By Sophia Morrell, Chair, Labour in the City
Ten years on from the financial crisis, both the media and City are replete with perspectives on the crisis. However, none takes so profound a journey as The Lehman Trilogy into the genesis of an institution which is the emblem of a sector that lost its way.
The play, written by Stefano Massini and playing at the National Theatre until October 20th, follows the journey of three German Jewish immigrant brothers, Henry, Emanuel and Mayer, who founded their eponymous bank after arriving in sequence between 1844 and 1850 in Alabama. Lehman Brothers began life as a tiny fabric shop in the South, before the ambitious Emanuel grasped the opportunity to push Lehman into cotton trading, buying raw materials direct from plantations and selling them to wealthy producers.
The tale, played with extraordinary stamina over three and a half hours by the three-hander all-male cast, explores the birth of modern capitalism, banking and the Lehman family itself as the business passes down the generations and evolves to reflect both its changing stewardship and a US society in flux. Each milestone event – plantation fires, the civil war, the development of the stock exchange, the 1929 crash – alters the course of the bank by several degrees until it becomes the behemoth we all knew.
It’s an extraordinary piece of theatre for anyone to watch, an absorbing and affecting story about heritage, kinship, ambition and, ultimately, hubris. But for those with an interest in the very substance of finance, it is an altogether different tale. In seeking to understand how and why finance came to be a master rather than servant, watching this narrative helps to pinpoint where banking began to veer onto its current course. In one poignant moment, the second generation Lehman, Philip, cuts off his horrified forebears in a journalist interview about the bank to state that money alone is the secret ingredient in their operation – nothing more and nothing less. When trading moves to Wall Street for the first time, it is stark to see the Brothers are separated from the very things they made their fortune trading. It is a place to trade on the price of iron, far removed from the sight of any iron itself. The presence of Herbert is less subtle, Mayer’s son who is beset by worries about the balance of risk and responsibility within the bank. He leaves to later become a Democrat Governor of New York. We can only guess what might have been if Herbert’s innate sense of fairness had stayed to influence the direction of travel at Lehman.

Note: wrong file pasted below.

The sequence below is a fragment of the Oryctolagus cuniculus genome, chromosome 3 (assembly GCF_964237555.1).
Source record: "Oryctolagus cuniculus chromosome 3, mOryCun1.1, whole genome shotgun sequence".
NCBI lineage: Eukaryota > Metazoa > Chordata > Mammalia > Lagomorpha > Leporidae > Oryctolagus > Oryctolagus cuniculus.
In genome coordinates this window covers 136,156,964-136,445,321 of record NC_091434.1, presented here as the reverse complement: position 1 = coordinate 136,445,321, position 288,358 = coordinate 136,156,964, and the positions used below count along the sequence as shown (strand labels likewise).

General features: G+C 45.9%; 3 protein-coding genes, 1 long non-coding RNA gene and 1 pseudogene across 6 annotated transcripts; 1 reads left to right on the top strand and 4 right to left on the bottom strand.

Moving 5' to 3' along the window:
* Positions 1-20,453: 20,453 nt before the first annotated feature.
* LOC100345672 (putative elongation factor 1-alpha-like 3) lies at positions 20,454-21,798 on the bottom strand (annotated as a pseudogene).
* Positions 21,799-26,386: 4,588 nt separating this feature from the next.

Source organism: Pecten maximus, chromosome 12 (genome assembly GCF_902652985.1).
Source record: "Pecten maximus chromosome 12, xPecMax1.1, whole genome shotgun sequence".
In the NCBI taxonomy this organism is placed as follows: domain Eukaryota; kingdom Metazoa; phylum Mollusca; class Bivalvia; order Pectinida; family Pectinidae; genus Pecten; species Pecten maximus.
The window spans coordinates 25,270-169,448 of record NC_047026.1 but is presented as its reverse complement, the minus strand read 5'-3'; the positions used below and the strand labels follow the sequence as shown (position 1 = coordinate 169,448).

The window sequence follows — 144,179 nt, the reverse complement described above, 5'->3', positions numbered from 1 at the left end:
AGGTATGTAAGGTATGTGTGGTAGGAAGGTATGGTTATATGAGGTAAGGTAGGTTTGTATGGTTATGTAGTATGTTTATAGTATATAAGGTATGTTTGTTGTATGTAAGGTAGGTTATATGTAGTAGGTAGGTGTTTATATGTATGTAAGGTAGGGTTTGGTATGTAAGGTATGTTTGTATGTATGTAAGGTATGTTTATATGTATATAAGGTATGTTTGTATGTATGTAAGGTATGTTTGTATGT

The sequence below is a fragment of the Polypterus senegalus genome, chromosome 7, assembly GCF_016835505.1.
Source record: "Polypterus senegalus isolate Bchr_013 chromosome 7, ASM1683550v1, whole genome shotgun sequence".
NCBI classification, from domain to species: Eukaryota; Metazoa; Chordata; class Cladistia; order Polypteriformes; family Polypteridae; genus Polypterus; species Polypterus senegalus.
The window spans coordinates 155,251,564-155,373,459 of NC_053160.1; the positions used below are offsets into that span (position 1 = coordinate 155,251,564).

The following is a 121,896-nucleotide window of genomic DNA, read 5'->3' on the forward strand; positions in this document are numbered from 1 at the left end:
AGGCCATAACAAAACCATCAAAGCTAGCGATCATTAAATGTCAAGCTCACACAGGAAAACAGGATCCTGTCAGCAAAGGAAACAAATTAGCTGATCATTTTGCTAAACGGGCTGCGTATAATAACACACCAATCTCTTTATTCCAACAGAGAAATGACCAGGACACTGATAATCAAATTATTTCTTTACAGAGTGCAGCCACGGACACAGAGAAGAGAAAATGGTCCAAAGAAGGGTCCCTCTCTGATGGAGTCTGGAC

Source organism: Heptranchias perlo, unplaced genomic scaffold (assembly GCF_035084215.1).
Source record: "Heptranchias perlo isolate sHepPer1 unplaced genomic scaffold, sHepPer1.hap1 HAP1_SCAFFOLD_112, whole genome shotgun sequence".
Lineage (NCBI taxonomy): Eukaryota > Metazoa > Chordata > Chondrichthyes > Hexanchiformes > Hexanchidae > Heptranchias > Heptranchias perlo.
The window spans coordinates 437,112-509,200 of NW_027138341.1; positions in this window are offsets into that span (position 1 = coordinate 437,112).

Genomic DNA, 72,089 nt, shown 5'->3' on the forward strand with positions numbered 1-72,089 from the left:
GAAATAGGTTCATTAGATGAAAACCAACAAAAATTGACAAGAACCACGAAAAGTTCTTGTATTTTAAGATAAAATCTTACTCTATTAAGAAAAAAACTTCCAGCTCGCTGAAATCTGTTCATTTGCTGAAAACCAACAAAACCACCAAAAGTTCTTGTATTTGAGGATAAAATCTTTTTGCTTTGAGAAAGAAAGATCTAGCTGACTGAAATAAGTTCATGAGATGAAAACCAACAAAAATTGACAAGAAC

There is no gotcha moment where the bank is suddenly wrenched from its original purpose; rather it is a gradual slide away into the vacuum. In a time when the question of purpose, of precisely who modern banking is supposed to serve, remains so pertinent, this play is a haunting analysis of where the cracks started to show. Without understanding that history, can we hope to create a finance sector today that serves people fairly and efficiently?
Tickets provided courtesy of the National Theatre.
This piece is part of Labour in the City’s Ten Years On series, which will be marked by an audience with Alistair Darling on October 30th where we launch our collection of insights into the crisis. Register here now: https://alistairdarlingatlitc.eventbrite.co.uk